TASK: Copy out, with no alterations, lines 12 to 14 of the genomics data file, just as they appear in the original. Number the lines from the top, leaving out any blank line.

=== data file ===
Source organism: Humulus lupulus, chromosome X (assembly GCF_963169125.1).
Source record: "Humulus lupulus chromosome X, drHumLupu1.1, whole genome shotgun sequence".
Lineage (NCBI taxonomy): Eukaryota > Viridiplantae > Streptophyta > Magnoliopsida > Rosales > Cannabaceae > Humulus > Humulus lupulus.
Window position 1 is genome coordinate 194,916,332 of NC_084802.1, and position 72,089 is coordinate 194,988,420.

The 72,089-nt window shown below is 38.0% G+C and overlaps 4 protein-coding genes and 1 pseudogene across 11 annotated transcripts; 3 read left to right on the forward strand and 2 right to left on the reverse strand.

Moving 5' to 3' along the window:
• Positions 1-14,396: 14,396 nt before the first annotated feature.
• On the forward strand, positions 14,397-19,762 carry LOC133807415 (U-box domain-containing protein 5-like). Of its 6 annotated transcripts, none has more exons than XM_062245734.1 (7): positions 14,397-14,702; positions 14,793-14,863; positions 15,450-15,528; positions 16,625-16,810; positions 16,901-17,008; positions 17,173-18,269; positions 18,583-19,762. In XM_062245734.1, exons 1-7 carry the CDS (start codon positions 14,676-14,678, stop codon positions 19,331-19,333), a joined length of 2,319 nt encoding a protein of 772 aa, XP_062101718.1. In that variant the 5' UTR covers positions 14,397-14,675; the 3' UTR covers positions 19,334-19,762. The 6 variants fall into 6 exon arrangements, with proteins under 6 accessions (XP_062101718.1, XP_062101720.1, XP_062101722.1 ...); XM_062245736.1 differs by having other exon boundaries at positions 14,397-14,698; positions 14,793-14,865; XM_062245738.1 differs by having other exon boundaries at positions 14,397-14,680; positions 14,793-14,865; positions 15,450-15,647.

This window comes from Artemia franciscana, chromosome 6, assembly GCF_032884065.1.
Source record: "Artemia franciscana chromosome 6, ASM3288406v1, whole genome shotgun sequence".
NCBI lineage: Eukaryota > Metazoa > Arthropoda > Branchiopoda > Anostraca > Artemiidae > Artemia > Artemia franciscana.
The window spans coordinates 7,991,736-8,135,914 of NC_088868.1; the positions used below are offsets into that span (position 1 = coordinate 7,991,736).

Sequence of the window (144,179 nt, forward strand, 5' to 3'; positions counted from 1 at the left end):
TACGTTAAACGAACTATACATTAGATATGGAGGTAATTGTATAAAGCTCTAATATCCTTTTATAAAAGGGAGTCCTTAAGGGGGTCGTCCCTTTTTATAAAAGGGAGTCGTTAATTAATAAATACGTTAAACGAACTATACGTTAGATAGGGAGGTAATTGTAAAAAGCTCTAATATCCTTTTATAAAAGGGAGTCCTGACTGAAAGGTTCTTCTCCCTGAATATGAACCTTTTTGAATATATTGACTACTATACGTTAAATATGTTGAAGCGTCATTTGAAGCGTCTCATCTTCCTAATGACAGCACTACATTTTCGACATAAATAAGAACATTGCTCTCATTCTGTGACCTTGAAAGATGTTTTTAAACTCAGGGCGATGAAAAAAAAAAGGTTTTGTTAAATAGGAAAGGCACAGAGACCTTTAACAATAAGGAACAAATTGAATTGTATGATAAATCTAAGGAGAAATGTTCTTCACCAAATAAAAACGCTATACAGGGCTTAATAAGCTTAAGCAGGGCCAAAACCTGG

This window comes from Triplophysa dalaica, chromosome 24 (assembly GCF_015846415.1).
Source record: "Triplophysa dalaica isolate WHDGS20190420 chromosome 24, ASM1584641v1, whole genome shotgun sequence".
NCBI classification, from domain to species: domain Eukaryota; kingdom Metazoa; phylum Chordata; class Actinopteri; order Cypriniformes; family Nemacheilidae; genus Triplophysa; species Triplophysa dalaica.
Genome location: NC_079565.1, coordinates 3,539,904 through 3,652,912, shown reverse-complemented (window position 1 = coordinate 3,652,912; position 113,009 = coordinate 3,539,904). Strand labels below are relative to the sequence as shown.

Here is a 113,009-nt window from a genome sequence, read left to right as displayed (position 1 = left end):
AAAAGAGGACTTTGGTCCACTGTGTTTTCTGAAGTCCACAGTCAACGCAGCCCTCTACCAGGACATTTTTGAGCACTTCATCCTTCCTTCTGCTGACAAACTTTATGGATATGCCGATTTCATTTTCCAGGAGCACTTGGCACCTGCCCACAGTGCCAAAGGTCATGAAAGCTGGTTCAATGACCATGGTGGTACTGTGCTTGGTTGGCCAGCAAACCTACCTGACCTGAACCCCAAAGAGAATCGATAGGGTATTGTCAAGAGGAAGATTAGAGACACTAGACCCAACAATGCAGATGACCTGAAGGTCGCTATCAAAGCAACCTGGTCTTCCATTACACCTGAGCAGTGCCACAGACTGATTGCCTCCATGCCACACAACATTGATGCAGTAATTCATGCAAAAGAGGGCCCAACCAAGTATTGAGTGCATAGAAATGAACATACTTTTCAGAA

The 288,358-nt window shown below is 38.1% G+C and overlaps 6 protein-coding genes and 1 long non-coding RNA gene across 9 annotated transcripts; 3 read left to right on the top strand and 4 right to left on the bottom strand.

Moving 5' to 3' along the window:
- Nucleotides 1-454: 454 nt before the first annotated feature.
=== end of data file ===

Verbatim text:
The window spans coordinates 7,991,736-8,135,914 of NC_088868.1; the positions used below are offsets into that span (position 1 = coordinate 7,991,736).

Sequence of the window (144,179 nt, forward strand, 5' to 3'; positions counted from 1 at the left end):
TACGTTAAACGAACTATACATTAGATATGGAGGTAATTGTATAAAGCTCTAATATCCTTTTATAAAAGGGAGTCCTTAAGGGGGTCGTCCCTTTTTATAAAAGGGAGTCGTTAATTAATAAATACGTTAAACGAACTATACGTTAGATAGGGAGGTAATTGTAAAAAGCTCTAATATCCTTTTATAAAAGGGAGTCCTGACTGAAAGGTTCTTCTCCCTGAATATGAACCTTTTTGAATATATTGACTACTATACGTTAAATATGTTGAAGCGTCATTTGAAGCGTCTCATCTTCCTAATGACAGCACTACATTTTCGACATAAATAAGAACATTGCTCTCATTCTGTGACCTTGAAAGATGTTTTTAAACTCAGGGCGATGAAAAAAAAAAGGTTTTGTTAAATAGGAAAGGCACAGAGACCTTTAACAATAAGGAACAAATTGAATTGTATGATAAATCTAAGGAGAAATGTTCTTCACCAAATAAAAACGCTATACAGGGCTTAATAAGCTTAAGCAGGGCCAAAACCTGG